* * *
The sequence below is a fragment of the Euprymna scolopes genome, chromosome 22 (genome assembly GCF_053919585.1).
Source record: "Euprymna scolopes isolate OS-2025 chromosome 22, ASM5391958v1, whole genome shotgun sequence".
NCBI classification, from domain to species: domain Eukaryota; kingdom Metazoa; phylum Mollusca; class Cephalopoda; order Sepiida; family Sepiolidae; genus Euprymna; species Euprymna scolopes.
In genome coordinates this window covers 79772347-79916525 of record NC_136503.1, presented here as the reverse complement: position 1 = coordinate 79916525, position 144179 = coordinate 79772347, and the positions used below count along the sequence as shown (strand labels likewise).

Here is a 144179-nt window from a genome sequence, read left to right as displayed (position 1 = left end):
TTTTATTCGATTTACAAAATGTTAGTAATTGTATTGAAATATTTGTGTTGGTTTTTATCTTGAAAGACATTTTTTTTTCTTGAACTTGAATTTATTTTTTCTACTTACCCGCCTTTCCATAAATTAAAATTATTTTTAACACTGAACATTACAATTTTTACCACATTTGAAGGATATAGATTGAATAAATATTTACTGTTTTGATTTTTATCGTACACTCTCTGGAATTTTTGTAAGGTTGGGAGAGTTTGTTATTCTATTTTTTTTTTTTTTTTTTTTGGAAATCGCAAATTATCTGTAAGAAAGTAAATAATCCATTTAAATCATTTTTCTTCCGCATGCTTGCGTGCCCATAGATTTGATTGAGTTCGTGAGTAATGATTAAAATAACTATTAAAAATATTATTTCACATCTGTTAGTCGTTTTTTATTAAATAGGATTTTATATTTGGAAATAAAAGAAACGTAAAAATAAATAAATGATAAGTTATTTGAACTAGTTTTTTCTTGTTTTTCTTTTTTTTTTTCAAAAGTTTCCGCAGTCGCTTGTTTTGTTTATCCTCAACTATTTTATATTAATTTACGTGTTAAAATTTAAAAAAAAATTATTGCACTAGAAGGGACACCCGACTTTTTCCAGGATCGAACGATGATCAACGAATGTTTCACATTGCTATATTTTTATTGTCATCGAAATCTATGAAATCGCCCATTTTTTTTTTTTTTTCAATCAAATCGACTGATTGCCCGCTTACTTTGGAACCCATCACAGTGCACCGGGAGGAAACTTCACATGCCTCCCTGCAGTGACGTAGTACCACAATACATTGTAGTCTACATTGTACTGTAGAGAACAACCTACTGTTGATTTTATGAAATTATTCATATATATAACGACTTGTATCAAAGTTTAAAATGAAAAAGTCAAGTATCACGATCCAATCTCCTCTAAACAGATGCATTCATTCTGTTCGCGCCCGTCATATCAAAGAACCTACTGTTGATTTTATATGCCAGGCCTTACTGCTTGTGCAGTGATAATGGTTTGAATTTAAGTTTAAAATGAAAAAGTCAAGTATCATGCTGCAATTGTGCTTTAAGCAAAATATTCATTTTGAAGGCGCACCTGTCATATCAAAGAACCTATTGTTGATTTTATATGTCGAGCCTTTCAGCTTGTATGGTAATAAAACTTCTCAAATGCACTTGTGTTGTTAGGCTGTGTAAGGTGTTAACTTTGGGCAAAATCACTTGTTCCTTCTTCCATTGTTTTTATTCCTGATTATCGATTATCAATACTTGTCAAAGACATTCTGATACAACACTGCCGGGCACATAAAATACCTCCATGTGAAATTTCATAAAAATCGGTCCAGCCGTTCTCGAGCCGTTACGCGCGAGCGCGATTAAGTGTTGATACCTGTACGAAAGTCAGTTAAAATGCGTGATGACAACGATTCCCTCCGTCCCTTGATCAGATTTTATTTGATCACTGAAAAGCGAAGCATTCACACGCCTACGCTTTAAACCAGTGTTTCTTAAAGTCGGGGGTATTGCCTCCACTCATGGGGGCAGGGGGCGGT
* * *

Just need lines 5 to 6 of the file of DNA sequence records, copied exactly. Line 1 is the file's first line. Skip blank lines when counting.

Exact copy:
Here is a 144179-nt window from a genome sequence, read left to right as displayed (position 1 = left end):
TTTTATTCGATTTACAAAATGTTAGTAATTGTATTGAAATATTTGTGTTGGTTTTTATCTTGAAAGACATTTTTTTTTCTTGAACTTGAATTTATTTTTTCTACTTACCCGCCTTTCCATAAATTAAAATTATTTTTAACACTGAACATTACAATTTTTACCACATTTGAAGGATATAGATTGAATAAATATTTACTGTTTTGATTTTTATCGTACACTCTCTGGAATTTTTGTAAGGTTGGGAGAGTTTGTTATTCTATTTTTTTTTTTTTTTTTTTTGGAAATCGCAAATTATCTGTAAGAAAGTAAATAATCCATTTAAATCATTTTTCTTCCGCATGCTTGCGTGCCCATAGATTTGATTGAGTTCGTGAGTAATGATTAAAATAACTATTAAAAATATTATTTCACATCTGTTAGTCGTTTTTTATTAAATAGGATTTTATATTTGGAAATAAAAGAAACGTAAAAATAAATAAATGATAAGTTATTTGAACTAGTTTTTTCTTGTTTTTCTTTTTTTTTTTCAAAAGTTTCCGCAGTCGCTTGTTTTGTTTATCCTCAACTATTTTATATTAATTTACGTGTTAAAATTTAAAAAAAAATTATTGCACTAGAAGGGACACCCGACTTTTTCCAGGATCGAACGATGATCAACGAATGTTTCACATTGCTATATTTTTATTGTCATCGAAATCTATGAAATCGCCCATTTTTTTTTTTTTTTCAATCAAATCGACTGATTGCCCGCTTACTTTGGAACCCATCACAGTGCACCGGGAGGAAACTTCACATGCCTCCCTGCAGTGACGTAGTACCACAATACATTGTAGTCTACATTGTACTGTAGAGAACAACCTACTGTTGATTTTATGAAATTATTCATATATATAACGACTTGTATCAAAGTTTAAAATGAAAAAGTCAAGTATCACGATCCAATCTCCTCTAAACAGATGCATTCATTCTGTTCGCGCCCGTCATATCAAAGAACCTACTGTTGATTTTATATGCCAGGCCTTACTGCTTGTGCAGTGATAATGGTTTGAATTTAAGTTTAAAATGAAAAAGTCAAGTATCATGCTGCAATTGTGCTTTAAGCAAAATATTCATTTTGAAGGCGCACCTGTCATATCAAAGAACCTATTGTTGATTTTATATGTCGAGCCTTTCAGCTTGTATGGTAATAAAACTTCTCAAATGCACTTGTGTTGTTAGGCTGTGTAAGGTGTTAACTTTGGGCAAAATCACTTGTTCCTTCTTCCATTGTTTTTATTCCTGATTATCGATTATCAATACTTGTCAAAGACATTCTGATACAACACTGCCGGGCACATAAAATACCTCCATGTGAAATTTCATAAAAATCGGTCCAGCCGTTCTCGAGCCGTTACGCGCGAGCGCGATTAAGTGTTGATACCTGTACGAAAGTCAGTTAAAATGCGTGATGACAACGATTCCCTCCGTCCCTTGATCAGATTTTATTTGATCACTGAAAAGCGAAGCATTCACACGCCTACGCTTTAAACCAGTGTTTCTTAAAGTCGGGGGTATTGCCTCCACTCATGGGGGCAGGGGGCGGT